This internet thingy, well, let’s just say it’s keeping JW on his toes, being an experience nerd – I don’t think a single day goes by that I don’t, in some way, have thoughts about how this medium is used. Some do it this way, others that and the other, but in my opinion, far too many websites (considering how long we’ve had for practice) succumb to the scourge of technology:

Discordance between purpose and the underlying tech & mechanics


(you thought I was going to say “feature overload”, didn’t you?)

So what I did was set out to define for myself how I wanted my website to look and feel, and what I wanted it to do – and then get my own hands dirty and see if I could indeed do this, without having to become some kinda professor and without forcing the hand of my users, or annoying them (technically speaking – if you’re annoyed at my style, that’s entirely allowed).

I didn’t think it had to be that bad, since a site such as this has very few functions – no databases or sign-ups (although I could have added a newsletter real easy – maybe I’ll do that one of these days), just pure presentation, which is all a lot of sites do, so I decided part of it would be doing it myself (if a non-coder can, it’s a strong argument against technological difficulty as a reason for not-too-well-done websites, right?)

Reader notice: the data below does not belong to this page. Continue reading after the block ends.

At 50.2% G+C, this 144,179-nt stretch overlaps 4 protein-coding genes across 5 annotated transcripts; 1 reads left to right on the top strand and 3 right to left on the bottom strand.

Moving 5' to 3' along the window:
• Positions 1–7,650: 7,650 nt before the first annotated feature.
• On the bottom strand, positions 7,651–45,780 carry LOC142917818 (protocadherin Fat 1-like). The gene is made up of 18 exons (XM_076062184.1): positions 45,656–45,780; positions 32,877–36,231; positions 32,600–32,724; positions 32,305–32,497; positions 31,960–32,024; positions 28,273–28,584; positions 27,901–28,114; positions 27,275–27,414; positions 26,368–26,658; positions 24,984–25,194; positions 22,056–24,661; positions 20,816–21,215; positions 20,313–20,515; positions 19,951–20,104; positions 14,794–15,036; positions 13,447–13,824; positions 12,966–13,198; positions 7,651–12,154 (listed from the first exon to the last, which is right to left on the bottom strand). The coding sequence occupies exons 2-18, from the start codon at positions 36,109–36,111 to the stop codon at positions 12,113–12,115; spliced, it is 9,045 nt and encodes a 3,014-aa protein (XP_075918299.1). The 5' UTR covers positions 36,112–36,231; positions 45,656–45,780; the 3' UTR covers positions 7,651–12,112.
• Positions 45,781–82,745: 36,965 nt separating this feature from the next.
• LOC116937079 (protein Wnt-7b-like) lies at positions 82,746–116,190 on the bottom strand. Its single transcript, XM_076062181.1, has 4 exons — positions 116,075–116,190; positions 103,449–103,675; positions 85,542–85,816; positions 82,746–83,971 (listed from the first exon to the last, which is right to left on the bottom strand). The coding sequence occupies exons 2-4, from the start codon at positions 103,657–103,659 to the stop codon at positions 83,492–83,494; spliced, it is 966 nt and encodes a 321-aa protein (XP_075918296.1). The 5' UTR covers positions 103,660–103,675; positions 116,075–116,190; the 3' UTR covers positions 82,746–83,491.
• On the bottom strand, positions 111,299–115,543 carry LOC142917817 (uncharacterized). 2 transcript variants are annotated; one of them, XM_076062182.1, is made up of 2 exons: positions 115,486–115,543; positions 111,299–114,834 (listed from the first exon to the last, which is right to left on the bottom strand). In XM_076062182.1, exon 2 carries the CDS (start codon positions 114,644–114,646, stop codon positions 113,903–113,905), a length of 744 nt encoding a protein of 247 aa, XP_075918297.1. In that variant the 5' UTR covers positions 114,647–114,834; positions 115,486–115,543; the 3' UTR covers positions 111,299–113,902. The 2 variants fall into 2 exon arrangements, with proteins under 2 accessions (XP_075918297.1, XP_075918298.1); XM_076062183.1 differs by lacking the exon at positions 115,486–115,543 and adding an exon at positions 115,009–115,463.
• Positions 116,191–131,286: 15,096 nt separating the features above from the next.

I also don’t like flash sites very much (no offense intended, my previous site was flash) – I think it breaks the conventions of navigating the net, but not in a good way in and of itself.
It’s all down to the flash programmer, and that can mean too much freedom, because the function of this type of site has to be rather simple – and doing simple things should never be complicated just for the hell of it (even if it looks good in flash).

So the mission was to find out how close I could get to my initial vision, using only basic code, no embedded flash or any such stuff, and getting all my info off the web (did the weirdest google searches I’ve ever done).

Well, I got pretty close – the new site looks like I want and does what I want it to, so: Mission accomplished.

Until I change my mind.